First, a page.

When traveling through Argentine Patagonia, don’t skip Southern Patagonia. Perito Moreno Glacier, one of the must-see attractions in Patagonia, is located in Southern Patagonia, which is situated beneath the Lake District. You can immerse yourself in the untamed landscape and disconnect in El Calafate. Furthermore, Puerto San Julian, where Ferdinand Magellan first set foot in 1520, is located in the extreme south of Argentine Patagonia.

The Best Way To Get To Argentine Patagonia

The first stop must be Buenos Aires, Argentina, no matter where you are flying from. From there, you can take a trip to Patagonia.

The gateway to Argentine Patagonia is the city of Bariloche, which is located approximately 1,600 km (994 mi) to the southwest of Buenos Aires. The cost of a two-hour flight with Fly Bondi or Norwegian Air from Buenos Aires to Bariloche (BRC) is approximately $70 (USD). A three-hour flight from Buenos Aires gets you to El Calafate, and a three-and-a-half-hour flight gets you to Ushuaia.

Another option is to travel through Chile before continuing on to Patagonia in Argentina. Sky Airlines, a low-cost carrier from Chile, flies into Punta Arenas Airport (PUQ). You can take a bus across to El Calafate, Argentina, from there.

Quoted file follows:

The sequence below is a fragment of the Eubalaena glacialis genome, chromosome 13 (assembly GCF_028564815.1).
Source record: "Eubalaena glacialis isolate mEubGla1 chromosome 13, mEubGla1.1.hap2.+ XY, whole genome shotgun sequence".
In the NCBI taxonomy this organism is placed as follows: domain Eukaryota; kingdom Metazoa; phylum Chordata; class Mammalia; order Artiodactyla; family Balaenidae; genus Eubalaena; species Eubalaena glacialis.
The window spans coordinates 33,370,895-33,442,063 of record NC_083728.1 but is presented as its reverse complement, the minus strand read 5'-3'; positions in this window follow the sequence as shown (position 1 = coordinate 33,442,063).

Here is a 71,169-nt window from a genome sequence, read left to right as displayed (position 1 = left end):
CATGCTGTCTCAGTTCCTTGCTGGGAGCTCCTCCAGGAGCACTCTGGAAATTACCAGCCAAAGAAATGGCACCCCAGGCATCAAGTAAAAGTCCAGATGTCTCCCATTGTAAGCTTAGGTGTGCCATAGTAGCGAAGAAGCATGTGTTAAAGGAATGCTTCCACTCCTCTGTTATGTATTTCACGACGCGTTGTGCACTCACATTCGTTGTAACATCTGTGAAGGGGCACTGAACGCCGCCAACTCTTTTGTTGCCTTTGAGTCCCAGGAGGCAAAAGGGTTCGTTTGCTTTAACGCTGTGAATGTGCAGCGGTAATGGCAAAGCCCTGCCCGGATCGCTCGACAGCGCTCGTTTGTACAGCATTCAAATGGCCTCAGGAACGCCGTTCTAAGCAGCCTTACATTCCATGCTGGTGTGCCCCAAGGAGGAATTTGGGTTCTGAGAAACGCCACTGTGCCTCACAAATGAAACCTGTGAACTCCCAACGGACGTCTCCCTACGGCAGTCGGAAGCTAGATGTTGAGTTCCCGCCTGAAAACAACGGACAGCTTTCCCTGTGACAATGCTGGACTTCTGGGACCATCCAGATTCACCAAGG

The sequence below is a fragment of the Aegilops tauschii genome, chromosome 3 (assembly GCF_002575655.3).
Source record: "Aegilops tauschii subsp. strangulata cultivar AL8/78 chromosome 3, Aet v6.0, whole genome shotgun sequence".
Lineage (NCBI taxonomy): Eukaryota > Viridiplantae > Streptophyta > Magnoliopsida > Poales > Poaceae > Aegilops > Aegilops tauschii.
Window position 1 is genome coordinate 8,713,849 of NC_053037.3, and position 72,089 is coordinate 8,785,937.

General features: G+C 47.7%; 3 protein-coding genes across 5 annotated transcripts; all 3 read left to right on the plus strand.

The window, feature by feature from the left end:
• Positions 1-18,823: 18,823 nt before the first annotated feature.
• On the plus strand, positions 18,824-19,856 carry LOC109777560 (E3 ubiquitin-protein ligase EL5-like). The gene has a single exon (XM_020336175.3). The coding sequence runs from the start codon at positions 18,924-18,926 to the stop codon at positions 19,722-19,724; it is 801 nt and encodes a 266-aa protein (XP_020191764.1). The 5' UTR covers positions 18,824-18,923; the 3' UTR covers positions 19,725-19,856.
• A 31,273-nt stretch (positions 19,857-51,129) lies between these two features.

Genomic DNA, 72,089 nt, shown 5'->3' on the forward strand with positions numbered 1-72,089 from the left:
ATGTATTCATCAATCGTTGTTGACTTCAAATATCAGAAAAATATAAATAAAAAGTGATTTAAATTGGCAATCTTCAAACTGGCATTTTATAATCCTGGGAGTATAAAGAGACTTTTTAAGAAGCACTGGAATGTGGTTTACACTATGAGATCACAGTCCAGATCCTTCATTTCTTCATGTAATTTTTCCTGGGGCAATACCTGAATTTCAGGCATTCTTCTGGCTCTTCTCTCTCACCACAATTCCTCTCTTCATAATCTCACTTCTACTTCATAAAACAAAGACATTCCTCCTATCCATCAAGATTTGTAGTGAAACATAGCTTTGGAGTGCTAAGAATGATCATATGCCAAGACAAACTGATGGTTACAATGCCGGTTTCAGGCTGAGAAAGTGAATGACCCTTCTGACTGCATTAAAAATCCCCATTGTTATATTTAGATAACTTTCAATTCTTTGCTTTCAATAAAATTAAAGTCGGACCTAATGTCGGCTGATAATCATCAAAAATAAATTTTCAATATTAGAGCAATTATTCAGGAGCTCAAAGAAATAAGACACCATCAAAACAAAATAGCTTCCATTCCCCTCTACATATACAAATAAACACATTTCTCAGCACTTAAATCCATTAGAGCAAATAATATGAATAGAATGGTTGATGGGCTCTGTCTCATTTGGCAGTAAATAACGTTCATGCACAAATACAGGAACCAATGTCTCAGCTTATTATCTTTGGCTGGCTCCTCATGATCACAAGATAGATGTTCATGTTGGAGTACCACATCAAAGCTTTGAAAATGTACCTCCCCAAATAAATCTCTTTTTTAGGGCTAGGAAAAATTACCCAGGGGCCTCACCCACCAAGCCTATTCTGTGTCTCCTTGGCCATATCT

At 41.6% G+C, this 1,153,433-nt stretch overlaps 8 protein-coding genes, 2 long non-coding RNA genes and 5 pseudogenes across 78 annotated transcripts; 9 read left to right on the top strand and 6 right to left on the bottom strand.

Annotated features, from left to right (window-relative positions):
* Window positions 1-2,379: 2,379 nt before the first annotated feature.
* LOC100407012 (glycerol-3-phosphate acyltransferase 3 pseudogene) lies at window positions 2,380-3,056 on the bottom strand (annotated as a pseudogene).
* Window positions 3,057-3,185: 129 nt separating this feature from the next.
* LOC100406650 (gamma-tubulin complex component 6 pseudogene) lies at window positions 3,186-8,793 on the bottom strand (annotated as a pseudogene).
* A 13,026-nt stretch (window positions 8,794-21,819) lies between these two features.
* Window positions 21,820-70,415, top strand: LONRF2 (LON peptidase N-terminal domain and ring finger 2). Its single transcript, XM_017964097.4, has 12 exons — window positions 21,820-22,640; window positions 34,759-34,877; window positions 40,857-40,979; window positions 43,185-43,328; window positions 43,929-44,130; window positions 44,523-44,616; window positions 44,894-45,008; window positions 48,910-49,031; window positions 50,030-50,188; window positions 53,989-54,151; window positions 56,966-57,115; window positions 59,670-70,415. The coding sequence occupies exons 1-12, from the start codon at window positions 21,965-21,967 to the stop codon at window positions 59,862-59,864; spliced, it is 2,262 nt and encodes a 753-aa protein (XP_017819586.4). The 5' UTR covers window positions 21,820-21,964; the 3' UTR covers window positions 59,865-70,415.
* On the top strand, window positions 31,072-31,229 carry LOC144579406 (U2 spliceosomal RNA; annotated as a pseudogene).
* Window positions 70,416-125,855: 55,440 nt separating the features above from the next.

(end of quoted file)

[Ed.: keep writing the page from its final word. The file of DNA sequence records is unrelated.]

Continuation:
Where Can I Stay In Patagonia, Argentina?

Estancia Monte Dinero is a 100-year-old working sheep farm and such a cool experience to have while visiting The food at Monte Dinero is exceptional, and the rooms there are charming and have fireplaces. Estancia Monte Dinero is a family-run business that has been in operation for the past five generations and is run by Scotch immigrants’ offspring.

Rio Hermosa is a bit more upscale and right on the shores of the beautiful For those who love the rustic feel of a cabin, Nahuel Huapi Lake’s hotel is a great choice because it is surrounded by trees. In the warmer months, relax in the gardens, and in the winter, warm yourself by the fireplace.